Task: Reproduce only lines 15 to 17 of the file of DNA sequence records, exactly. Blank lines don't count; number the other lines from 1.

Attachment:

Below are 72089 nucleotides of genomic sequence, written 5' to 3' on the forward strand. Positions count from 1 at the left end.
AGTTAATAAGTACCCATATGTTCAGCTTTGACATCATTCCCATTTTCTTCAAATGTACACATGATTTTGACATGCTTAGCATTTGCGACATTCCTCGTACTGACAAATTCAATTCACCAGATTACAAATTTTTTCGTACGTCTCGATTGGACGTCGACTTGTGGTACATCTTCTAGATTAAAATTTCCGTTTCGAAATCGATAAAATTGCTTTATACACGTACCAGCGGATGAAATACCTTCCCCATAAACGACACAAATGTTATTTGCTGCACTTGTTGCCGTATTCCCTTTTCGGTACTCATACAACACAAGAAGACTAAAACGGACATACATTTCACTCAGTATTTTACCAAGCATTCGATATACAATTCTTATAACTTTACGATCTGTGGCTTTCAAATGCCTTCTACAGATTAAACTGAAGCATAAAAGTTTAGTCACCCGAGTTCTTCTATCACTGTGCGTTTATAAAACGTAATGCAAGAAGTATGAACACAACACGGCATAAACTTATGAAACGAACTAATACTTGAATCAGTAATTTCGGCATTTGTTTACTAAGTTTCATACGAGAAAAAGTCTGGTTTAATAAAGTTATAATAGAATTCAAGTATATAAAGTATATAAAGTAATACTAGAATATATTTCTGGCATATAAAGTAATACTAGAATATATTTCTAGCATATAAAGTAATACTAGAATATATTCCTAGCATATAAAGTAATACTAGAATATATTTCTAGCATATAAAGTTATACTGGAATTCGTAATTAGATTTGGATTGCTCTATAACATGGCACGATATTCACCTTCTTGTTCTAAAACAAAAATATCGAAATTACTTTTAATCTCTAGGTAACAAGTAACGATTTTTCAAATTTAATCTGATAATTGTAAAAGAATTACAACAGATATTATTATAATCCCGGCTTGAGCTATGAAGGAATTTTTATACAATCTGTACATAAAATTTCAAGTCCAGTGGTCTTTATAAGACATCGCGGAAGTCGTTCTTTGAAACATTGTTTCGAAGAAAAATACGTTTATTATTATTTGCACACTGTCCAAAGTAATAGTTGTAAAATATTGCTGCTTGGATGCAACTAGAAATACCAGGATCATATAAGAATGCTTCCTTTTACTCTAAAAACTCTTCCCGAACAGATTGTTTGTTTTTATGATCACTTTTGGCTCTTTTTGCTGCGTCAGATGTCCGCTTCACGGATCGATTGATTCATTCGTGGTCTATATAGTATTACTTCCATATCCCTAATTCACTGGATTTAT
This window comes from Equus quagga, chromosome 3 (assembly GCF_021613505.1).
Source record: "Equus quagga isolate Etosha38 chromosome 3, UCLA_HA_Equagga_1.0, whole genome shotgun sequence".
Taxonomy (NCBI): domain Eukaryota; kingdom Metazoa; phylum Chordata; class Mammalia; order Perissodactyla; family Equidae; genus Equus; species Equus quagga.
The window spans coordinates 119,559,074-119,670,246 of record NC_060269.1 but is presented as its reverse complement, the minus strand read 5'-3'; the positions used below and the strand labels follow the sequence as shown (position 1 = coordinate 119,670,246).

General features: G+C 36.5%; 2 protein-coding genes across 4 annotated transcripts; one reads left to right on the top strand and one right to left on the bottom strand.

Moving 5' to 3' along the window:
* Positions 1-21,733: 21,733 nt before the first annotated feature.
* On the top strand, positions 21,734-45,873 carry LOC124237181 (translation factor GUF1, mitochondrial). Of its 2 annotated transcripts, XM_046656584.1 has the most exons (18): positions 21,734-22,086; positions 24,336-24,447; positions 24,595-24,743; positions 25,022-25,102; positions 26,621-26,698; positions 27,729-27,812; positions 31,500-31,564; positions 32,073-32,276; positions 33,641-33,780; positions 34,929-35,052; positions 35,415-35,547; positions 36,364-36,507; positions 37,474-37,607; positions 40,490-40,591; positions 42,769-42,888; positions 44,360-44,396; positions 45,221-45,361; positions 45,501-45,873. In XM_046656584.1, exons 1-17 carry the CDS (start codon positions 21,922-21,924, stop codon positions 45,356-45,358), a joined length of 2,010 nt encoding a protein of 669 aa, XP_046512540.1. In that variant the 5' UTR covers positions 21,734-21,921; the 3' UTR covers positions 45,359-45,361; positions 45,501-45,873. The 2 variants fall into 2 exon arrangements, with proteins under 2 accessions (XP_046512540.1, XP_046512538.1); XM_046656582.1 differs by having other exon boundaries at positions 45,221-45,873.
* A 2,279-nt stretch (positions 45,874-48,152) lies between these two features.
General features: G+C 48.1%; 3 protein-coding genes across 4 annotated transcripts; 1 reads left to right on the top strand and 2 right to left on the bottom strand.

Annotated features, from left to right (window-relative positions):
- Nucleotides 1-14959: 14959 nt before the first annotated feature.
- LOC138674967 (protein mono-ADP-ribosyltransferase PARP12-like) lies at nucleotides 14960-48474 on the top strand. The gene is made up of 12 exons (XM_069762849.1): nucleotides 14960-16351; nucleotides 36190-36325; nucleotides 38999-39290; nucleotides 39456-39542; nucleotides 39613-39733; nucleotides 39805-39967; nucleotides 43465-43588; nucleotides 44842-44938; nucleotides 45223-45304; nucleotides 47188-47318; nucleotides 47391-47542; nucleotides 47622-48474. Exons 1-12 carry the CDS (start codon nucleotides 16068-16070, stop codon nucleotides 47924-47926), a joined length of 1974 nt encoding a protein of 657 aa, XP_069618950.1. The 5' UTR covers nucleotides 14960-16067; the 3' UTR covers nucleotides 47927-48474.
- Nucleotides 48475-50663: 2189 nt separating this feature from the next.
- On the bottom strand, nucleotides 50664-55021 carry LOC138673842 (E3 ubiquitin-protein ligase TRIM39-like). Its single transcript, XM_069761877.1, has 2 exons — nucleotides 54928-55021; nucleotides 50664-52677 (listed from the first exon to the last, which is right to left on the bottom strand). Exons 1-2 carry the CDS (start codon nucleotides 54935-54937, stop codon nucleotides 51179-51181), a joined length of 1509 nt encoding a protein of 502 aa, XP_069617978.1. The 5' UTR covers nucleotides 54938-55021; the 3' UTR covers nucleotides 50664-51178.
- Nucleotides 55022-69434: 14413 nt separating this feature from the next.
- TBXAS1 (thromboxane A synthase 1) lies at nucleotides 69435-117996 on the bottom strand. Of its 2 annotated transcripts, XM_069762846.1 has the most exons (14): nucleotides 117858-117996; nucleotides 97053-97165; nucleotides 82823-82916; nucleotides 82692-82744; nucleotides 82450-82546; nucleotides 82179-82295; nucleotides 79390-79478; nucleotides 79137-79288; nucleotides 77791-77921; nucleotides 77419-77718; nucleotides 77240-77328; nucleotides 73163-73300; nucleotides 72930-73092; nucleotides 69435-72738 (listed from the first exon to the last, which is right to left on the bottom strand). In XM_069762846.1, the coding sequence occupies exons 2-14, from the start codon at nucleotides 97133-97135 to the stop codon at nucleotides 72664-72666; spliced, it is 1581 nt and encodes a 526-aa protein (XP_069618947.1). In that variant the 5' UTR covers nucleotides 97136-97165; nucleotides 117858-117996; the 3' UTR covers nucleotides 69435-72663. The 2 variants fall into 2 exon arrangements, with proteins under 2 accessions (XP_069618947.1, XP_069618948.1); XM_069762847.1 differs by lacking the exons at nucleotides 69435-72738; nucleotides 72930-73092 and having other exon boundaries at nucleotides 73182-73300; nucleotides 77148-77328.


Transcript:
- LOC138674967 (protein mono-ADP-ribosyltransferase PARP12-like) lies at nucleotides 14960-48474 on the top strand. The gene is made up of 12 exons (XM_069762849.1): nucleotides 14960-16351; nucleotides 36190-36325; nucleotides 38999-39290; nucleotides 39456-39542; nucleotides 39613-39733; nucleotides 39805-39967; nucleotides 43465-43588; nucleotides 44842-44938; nucleotides 45223-45304; nucleotides 47188-47318; nucleotides 47391-47542; nucleotides 47622-48474. Exons 1-12 carry the CDS (start codon nucleotides 16068-16070, stop codon nucleotides 47924-47926), a joined length of 1974 nt encoding a protein of 657 aa, XP_069618950.1. The 5' UTR covers nucleotides 14960-16067; the 3' UTR covers nucleotides 47927-48474.
- Nucleotides 48475-50663: 2189 nt separating this feature from the next.
- On the bottom strand, nucleotides 50664-55021 carry LOC138673842 (E3 ubiquitin-protein ligase TRIM39-like). Its single transcript, XM_069761877.1, has 2 exons — nucleotides 54928-55021; nucleotides 50664-52677 (listed from the first exon to the last, which is right to left on the bottom strand). Exons 1-2 carry the CDS (start codon nucleotides 54935-54937, stop codon nucleotides 51179-51181), a joined length of 1509 nt encoding a protein of 502 aa, XP_069617978.1. The 5' UTR covers nucleotides 54938-55021; the 3' UTR covers nucleotides 50664-51178.